Being old and having dementia won’t help you if a security guard at Walmart thinks you stole a $2.14 package of cookies.
78-year-old Jean Rubino whose family says she suffers from dementia ended up in jail this week because of this.
She was handcuffed and hauled off to Multnomah County jail after Walmart security stopped her with the cookies in her purse, said Sgt. Pete Simpson of Portland police.
“It is clearly a very unfortunate situation,” he said. “Of course we don’t want to see grandma going to jail.”
Rubino was picked up by a Walmart shuttle from an assisted care facility in Southeast Portland where she lives, and taken to the store on Southeast 82nd Avenue. While there, she picked up a bag of chips and put it next to her purse, Simpson said. She then selected cookies and stuffed them inside, he said.
At the checkstand, she only paid for the chips, Simpson said.
That’s the third time Rubino was caught shoplifting at Walmart, according to Dianna Gee, spokeswoman for the company. She said the two other times were resolved with Rubino handing back the merchandise.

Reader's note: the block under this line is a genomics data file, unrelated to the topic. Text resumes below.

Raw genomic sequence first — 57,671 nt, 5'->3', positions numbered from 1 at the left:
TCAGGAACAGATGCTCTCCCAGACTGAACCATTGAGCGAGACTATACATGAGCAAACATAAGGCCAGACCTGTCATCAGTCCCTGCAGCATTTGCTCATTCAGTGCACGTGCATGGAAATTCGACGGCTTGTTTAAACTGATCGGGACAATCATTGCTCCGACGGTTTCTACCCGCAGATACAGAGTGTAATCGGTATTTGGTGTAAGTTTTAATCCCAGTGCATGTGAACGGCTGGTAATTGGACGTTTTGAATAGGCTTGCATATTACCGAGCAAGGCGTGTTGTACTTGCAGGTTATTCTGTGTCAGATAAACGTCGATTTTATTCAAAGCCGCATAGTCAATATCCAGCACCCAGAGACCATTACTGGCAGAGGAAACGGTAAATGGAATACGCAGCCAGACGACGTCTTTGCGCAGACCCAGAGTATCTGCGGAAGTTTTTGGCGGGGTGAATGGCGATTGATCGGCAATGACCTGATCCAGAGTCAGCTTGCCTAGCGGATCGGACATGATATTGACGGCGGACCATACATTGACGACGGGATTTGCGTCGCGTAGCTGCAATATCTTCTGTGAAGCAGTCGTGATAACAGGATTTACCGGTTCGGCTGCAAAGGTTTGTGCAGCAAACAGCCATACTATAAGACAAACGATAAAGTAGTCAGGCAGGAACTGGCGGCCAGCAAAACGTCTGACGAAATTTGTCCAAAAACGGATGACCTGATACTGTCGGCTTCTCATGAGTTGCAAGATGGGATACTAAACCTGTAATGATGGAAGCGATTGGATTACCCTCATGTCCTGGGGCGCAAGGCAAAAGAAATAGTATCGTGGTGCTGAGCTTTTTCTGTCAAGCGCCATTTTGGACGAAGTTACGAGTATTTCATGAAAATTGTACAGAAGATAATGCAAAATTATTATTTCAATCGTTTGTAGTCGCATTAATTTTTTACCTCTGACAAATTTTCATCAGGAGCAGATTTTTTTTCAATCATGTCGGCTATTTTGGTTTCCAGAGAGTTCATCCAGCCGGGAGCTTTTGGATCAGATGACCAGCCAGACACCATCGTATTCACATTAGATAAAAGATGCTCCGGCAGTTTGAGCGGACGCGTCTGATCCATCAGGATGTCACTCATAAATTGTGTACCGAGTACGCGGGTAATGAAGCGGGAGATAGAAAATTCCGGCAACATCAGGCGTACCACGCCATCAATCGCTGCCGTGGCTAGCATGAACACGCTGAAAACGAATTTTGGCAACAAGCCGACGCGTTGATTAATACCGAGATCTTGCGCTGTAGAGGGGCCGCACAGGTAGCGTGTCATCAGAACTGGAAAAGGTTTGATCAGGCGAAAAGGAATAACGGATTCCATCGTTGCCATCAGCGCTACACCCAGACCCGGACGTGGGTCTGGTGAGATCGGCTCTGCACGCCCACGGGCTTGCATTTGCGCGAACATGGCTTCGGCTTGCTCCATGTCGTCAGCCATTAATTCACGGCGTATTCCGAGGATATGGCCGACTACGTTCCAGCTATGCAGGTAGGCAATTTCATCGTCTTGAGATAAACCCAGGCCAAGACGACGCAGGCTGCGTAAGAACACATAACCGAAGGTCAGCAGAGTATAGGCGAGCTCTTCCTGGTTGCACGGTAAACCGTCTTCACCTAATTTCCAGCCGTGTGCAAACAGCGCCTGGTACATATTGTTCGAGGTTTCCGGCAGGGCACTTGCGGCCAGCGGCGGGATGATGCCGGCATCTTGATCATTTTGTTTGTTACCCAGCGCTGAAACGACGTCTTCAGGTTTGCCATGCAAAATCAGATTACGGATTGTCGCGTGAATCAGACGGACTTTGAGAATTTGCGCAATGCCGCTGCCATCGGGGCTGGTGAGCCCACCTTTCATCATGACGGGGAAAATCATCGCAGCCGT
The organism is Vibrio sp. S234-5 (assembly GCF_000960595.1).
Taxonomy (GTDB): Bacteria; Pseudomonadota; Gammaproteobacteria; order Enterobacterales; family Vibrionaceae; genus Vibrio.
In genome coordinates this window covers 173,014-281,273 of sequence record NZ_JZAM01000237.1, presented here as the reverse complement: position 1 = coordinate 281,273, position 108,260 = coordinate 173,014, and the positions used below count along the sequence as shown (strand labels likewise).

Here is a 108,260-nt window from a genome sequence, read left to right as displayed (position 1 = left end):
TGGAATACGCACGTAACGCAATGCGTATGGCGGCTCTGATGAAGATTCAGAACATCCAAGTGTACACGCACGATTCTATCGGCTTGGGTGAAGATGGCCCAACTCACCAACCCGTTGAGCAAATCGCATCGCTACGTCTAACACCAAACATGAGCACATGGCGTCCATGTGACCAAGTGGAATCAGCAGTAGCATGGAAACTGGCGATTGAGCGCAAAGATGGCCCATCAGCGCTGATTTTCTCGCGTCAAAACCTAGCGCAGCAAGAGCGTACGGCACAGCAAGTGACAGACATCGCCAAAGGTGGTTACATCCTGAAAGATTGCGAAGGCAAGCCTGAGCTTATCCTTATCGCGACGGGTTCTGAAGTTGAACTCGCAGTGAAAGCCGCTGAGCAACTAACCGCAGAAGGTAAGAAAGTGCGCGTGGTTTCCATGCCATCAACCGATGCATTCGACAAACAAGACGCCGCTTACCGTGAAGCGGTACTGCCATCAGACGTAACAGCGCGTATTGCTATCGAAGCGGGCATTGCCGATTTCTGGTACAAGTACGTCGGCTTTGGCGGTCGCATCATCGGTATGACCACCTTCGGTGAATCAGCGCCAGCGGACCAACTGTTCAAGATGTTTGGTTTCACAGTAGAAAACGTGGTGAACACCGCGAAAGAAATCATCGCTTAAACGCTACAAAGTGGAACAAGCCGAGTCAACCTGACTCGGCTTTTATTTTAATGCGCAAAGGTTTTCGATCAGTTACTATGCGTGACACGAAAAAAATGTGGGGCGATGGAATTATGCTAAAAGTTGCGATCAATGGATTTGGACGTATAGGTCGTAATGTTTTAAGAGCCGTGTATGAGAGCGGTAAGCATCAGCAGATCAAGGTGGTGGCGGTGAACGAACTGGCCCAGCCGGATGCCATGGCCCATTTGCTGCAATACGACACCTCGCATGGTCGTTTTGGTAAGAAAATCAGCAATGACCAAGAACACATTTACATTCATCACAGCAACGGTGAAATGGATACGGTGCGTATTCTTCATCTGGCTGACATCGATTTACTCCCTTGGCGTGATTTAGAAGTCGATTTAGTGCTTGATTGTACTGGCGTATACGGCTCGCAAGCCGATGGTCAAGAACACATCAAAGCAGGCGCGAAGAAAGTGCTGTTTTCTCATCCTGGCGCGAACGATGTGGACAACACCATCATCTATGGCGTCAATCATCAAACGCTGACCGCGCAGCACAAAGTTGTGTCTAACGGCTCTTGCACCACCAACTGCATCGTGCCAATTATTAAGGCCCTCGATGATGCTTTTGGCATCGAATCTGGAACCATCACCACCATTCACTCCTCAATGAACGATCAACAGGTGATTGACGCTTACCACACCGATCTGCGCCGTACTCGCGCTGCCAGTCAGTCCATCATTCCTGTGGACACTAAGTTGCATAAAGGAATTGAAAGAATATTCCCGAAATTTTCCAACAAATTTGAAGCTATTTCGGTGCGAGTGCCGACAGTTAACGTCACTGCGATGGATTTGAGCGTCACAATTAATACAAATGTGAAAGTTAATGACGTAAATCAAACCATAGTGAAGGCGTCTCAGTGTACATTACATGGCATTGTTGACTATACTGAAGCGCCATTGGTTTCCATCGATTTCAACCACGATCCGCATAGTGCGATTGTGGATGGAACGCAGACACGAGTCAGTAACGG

This time she got angry.
“The woman became very aggressive and verbally abusive,” Gee said. “That’s when we contacted police.”
A family member later told police Rubino is suffering from dementia, Simpson said, but that wasn’t apparent to the officer who cuffed her and took her to jail.
“The officer didn’t notice any physical or mental issues,” he said.
Portland police, in theory, could have refused to book her but Simpson said police don’t make exceptions when called by a business on a theft.
That includes slapping on handcuffs.
A frail 78-year-old, she posed no apparent physical threat. But Simpson said everyone is cuffed before being booked, regardless of the situation.
“It’s our procedure,” he said. “You will never find anyone not handcuffed (going to jail) unless they’re in an ambulance.”
Rubino did not go quietly. She refused at first to put her hands behind her back and told the officer, “I hope you die,” Simpson said.
Rubino faces a misdemeanor theft charge. Simpson said it is up to the district attorney’s office to prosecute or work out a deal.
Lance Leland, executive director of Laurelhurst House, declined to comment on the situation or her mental condition.
“She wasn’t with our staff,” Leland said. “She wasn’t on our bus. She was at the store but not with us.”
Rubino has lived at the facility for only a week. He said Walmart’s shuttle picks up residents at care and retirement facilities for weekly shopping trips.
Gee said the company has no plans to ban her from the store or press charges.